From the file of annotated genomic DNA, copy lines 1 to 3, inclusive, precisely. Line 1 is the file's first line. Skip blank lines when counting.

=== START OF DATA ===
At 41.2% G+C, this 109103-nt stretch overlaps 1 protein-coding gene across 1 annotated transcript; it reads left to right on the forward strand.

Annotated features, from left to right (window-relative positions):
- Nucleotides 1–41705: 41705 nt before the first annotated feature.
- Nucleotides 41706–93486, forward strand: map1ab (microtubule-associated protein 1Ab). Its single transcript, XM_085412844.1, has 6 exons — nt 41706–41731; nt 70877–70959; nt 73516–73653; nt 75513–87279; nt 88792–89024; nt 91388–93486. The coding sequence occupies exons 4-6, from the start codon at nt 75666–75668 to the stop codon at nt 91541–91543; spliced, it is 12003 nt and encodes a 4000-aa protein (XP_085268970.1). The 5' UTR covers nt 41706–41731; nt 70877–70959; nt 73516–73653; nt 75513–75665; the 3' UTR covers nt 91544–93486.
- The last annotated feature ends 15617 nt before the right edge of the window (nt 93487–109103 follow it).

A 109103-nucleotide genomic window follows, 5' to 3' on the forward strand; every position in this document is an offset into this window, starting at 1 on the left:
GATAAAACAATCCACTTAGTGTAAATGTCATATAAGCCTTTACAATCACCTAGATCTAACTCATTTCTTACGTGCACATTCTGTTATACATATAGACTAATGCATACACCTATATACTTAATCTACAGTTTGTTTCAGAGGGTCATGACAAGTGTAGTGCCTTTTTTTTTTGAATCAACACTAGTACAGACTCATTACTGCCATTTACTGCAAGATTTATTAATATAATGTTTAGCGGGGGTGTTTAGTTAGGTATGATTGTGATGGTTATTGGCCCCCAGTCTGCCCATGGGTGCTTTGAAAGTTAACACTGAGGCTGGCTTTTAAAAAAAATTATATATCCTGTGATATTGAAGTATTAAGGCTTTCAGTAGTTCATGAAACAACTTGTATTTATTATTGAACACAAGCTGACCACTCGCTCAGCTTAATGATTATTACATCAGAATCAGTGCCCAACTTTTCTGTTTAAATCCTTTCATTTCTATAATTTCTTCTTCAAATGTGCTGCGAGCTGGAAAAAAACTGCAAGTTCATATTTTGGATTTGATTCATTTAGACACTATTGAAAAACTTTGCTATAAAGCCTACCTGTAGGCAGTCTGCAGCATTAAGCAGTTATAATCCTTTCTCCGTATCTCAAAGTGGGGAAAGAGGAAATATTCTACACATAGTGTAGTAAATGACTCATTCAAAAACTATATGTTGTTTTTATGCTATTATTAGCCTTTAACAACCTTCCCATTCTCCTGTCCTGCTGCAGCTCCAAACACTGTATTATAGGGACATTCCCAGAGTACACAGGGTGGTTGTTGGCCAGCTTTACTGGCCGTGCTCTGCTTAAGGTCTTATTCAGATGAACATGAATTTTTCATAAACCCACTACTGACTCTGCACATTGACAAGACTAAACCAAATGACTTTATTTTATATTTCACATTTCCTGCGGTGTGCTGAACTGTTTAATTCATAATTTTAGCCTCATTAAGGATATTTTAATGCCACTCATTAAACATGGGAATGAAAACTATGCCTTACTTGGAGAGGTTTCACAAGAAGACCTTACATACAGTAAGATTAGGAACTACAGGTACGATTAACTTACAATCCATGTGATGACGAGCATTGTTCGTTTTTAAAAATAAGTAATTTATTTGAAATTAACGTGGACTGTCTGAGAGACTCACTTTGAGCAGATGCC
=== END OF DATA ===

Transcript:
At 41.2% G+C, this 109103-nt stretch overlaps 1 protein-coding gene across 1 annotated transcript; it reads left to right on the forward strand.

Annotated features, from left to right (window-relative positions):
- Nucleotides 1–41705: 41705 nt before the first annotated feature.